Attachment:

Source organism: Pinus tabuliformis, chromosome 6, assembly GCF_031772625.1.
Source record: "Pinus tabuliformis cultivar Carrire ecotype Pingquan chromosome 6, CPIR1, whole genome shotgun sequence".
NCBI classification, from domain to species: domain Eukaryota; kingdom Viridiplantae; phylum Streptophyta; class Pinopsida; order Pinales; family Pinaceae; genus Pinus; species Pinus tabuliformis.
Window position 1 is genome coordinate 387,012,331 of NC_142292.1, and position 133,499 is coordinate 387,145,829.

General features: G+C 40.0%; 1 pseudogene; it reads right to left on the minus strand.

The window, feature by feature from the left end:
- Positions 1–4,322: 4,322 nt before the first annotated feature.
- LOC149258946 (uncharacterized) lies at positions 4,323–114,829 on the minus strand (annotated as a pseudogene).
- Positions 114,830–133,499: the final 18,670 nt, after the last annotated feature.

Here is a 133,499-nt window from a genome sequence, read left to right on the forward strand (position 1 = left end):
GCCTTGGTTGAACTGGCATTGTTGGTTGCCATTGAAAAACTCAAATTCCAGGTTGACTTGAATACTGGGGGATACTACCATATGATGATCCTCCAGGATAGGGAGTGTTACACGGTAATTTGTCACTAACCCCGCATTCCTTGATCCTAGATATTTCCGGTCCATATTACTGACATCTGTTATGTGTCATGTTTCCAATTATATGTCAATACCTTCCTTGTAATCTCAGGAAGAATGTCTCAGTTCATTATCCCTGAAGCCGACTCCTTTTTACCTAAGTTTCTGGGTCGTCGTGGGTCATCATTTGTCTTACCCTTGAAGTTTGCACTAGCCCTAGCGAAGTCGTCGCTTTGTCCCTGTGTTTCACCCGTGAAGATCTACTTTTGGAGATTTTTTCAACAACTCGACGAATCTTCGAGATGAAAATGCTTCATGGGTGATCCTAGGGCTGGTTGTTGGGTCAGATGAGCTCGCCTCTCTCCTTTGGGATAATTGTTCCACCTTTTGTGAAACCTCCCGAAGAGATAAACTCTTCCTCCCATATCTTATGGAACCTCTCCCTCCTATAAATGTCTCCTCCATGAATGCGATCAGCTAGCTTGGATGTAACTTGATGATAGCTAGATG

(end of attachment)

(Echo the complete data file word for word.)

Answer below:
Source organism: Pinus tabuliformis, chromosome 6, assembly GCF_031772625.1.
Source record: "Pinus tabuliformis cultivar Carrire ecotype Pingquan chromosome 6, CPIR1, whole genome shotgun sequence".
NCBI classification, from domain to species: domain Eukaryota; kingdom Viridiplantae; phylum Streptophyta; class Pinopsida; order Pinales; family Pinaceae; genus Pinus; species Pinus tabuliformis.
Window position 1 is genome coordinate 387,012,331 of NC_142292.1, and position 133,499 is coordinate 387,145,829.

General features: G+C 40.0%; 1 pseudogene; it reads right to left on the minus strand.

The window, feature by feature from the left end:
- Positions 1–4,322: 4,322 nt before the first annotated feature.
- LOC149258946 (uncharacterized) lies at positions 4,323–114,829 on the minus strand (annotated as a pseudogene).
- Positions 114,830–133,499: the final 18,670 nt, after the last annotated feature.

Here is a 133,499-nt window from a genome sequence, read left to right on the forward strand (position 1 = left end):
GCCTTGGTTGAACTGGCATTGTTGGTTGCCATTGAAAAACTCAAATTCCAGGTTGACTTGAATACTGGGGGATACTACCATATGATGATCCTCCAGGATAGGGAGTGTTACACGGTAATTTGTCACTAACCCCGCATTCCTTGATCCTAGATATTTCCGGTCCATATTACTGACATCTGTTATGTGTCATGTTTCCAATTATATGTCAATACCTTCCTTGTAATCTCAGGAAGAATGTCTCAGTTCATTATCCCTGAAGCCGACTCCTTTTTACCTAAGTTTCTGGGTCGTCGTGGGTCATCATTTGTCTTACCCTTGAAGTTTGCACTAGCCCTAGCGAAGTCGTCGCTTTGTCCCTGTGTTTCACCCGTGAAGATCTACTTTTGGAGATTTTTTCAACAACTCGACGAATCTTCGAGATGAAAATGCTTCATGGGTGATCCTAGGGCTGGTTGTTGGGTCAGATGAGCTCGCCTCTCTCCTTTGGGATAATTGTTCCACCTTTTGTGAAACCTCCCGAAGAGATAAACTCTTCCTCCCATATCTTATGGAACCTCTCCCTCCTATAAATGTCTCCTCCATGAATGCGATCAGCTAGCTTGGATGTAACTTGATGATAGCTAGATG